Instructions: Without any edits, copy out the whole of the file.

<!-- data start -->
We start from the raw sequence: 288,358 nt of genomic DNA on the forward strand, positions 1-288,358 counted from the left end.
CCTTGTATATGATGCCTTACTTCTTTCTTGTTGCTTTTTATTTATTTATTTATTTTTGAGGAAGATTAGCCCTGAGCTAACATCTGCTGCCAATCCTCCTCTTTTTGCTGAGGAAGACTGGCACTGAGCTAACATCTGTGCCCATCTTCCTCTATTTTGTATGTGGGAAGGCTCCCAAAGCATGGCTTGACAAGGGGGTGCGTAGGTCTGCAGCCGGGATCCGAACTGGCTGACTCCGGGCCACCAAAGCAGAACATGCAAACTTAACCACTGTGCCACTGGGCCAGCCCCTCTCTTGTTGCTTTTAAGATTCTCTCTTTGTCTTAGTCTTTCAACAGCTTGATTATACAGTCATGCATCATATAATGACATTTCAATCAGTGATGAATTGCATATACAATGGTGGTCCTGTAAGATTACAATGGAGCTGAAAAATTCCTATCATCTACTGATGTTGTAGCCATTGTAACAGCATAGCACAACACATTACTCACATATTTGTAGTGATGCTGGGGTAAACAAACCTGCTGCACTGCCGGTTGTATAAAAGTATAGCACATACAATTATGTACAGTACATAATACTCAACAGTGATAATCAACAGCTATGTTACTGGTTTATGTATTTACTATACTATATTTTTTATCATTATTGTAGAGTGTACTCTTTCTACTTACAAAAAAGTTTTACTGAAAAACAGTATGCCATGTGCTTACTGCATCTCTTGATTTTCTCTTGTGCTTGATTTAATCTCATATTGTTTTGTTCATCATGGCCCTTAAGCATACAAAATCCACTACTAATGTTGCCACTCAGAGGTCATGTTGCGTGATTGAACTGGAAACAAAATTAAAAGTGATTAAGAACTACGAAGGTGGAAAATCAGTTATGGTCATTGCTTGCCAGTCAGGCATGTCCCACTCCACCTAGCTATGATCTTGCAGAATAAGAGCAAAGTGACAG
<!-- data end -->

We start from the raw sequence: 288,358 nt of genomic DNA on the forward strand, positions 1-288,358 counted from the left end.
CCTTGTATATGATGCCTTACTTCTTTCTTGTTGCTTTTTATTTATTTATTTATTTTTGAGGAAGATTAGCCCTGAGCTAACATCTGCTGCCAATCCTCCTCTTTTTGCTGAGGAAGACTGGCACTGAGCTAACATCTGTGCCCATCTTCCTCTATTTTGTATGTGGGAAGGCTCCCAAAGCATGGCTTGACAAGGGGGTGCGTAGGTCTGCAGCCGGGATCCGAACTGGCTGACTCCGGGCCACCAAAGCAGAACATGCAAACTTAACCACTGTGCCACTGGGCCAGCCCCTCTCTTGTTGCTTTTAAGATTCTCTCTTTGTCTTAGTCTTTCAACAGCTTGATTATACAGTCATGCATCATATAATGACATTTCAATCAGTGATGAATTGCATATACAATGGTGGTCCTGTAAGATTACAATGGAGCTGAAAAATTCCTATCATCTACTGATGTTGTAGCCATTGTAACAGCATAGCACAACACATTACTCACATATTTGTAGTGATGCTGGGGTAAACAAACCTGCTGCACTGCCGGTTGTATAAAAGTATAGCACATACAATTATGTACAGTACATAATACTCAACAGTGATAATCAACAGCTATGTTACTGGTTTATGTATTTACTATACTATATTTTTTATCATTATTGTAGAGTGTACTCTTTCTACTTACAAAAAAGTTTTACTGAAAAACAGTATGCCATGTGCTTACTGCATCTCTTGATTTTCTCTTGTGCTTGATTTAATCTCATATTGTTTTGTTCATCATGGCCCTTAAGCATACAAAATCCACTACTAATGTTGCCACTCAGAGGTCATGTTGCGTGATTGAACTGGAAACAAAATTAAAAGTGATTAAGAACTACGAAGGTGGAAAATCAGTTATGGTCATTGCTTGCCAGTCAGGCATGTCCCACTCCACCTAGCTATGATCTTGCAGAATAAGAGCAAAGTGACAG